Project management: the start of the project journey
Project management: the start of the project journey

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Project management: the start of the project journey

2.5 Summary

A practising project manager – indeed, anyone who works regularly in a project environment – can benefit from being able to apply his or her critical faculties to proposals. People can also find themselves in the position of participating in drawing up a feasibility study for a proposal. The feasibility study develops a scenario and a functional specification (what the new or revised system should do); it should identify whether the scenario is technically feasible, its likelihood of success in ecological, social and political terms and whether it is financially feasible. Financial feasibility is assessed in a cost–benefit analysis that thoroughly identifies and assesses tangible and intangible costs and benefits. A cash flow statement for the proposal is produced, then analysed by one or more of a number of methods ranging from the simple payback period to the internal rate of return. You have been given some practice in each of these methods in this section. The risks inherent in a proposal also affect its feasibility, so identifying, assessing and managing them is important. At such an early stage as the feasibility study, risks are brought to the attention of more senior managers and may be delegated to someone to explore further. Proposals resulting in projects that are large, or that have many novel elements or that depend upon an immature technology, or that are structurally complex to manage, are identified as very risky ventures.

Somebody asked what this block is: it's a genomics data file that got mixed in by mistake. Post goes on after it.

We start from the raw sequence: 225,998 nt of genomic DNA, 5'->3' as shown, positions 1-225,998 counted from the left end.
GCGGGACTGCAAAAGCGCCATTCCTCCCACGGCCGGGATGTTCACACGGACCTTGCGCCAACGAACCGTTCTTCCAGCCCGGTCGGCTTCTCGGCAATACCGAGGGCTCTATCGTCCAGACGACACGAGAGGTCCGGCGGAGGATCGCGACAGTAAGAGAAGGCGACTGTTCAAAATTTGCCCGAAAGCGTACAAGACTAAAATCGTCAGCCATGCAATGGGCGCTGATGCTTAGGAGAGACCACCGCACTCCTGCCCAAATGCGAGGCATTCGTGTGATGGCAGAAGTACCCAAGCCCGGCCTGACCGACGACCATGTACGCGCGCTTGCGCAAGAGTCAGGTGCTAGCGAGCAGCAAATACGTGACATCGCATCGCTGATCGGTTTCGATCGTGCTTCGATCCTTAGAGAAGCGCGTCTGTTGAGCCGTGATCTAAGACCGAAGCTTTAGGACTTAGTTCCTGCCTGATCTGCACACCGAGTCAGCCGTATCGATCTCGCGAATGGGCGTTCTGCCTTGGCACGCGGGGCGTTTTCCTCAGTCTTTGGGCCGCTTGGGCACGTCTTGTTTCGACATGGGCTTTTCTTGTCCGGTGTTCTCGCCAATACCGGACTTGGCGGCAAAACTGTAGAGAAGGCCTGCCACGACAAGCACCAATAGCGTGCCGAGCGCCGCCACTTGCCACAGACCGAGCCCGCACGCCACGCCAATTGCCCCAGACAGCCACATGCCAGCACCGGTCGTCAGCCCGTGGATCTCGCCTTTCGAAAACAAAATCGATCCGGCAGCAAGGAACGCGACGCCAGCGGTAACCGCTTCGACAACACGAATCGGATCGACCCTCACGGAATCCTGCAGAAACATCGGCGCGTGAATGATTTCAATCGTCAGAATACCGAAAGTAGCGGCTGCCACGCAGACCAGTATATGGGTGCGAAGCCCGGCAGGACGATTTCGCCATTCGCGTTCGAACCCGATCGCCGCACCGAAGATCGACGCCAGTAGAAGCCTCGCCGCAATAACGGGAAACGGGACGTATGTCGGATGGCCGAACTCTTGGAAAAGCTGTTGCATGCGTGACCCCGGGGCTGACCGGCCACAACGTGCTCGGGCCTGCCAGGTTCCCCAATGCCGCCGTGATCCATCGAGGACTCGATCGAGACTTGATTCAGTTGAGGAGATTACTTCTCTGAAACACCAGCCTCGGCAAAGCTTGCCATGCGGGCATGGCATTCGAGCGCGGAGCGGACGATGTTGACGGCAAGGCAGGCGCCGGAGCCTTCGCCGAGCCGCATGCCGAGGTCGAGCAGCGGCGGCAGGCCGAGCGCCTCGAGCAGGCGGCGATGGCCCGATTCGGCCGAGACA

Having studied this section, you should be able to:

  • describe the elements of a feasibility study
  • state the general aims of a functional specification
  • sketch a rich picture to represent the ‘soft’ (social, political, ecological) elements of a proposal
  • describe what a scenario is and generate some simple scenarios in response to a statement of a problem
  • assess the maturity of a technology, given that you know something about the area (for example, people working in civil engineering would not be expected to assess the maturity of software development methods, and people working in software engineering would not be expected to assess the maturity of some area of materials science)
  • carry out a features analysis and explain how a figure of merit can be derived
  • frame some questions to be investigated in an ecological assessment of a proposal
  • identify and distinguish between capital and revenue costs, and tangible and intangible costs and benefits
  • understand what is meant by financing costs, internal costs and overheads or indirect costs
  • describe the effect of time on values
  • draw up a simple cash flow statement and justify your choice of the period used
  • make a simple evaluation based on payback period, and know the limitations of this method
  • calculate net present value and internal rate of return from given cash flows
  • list categories of risk
  • list the three dimensions of risk in proposals.

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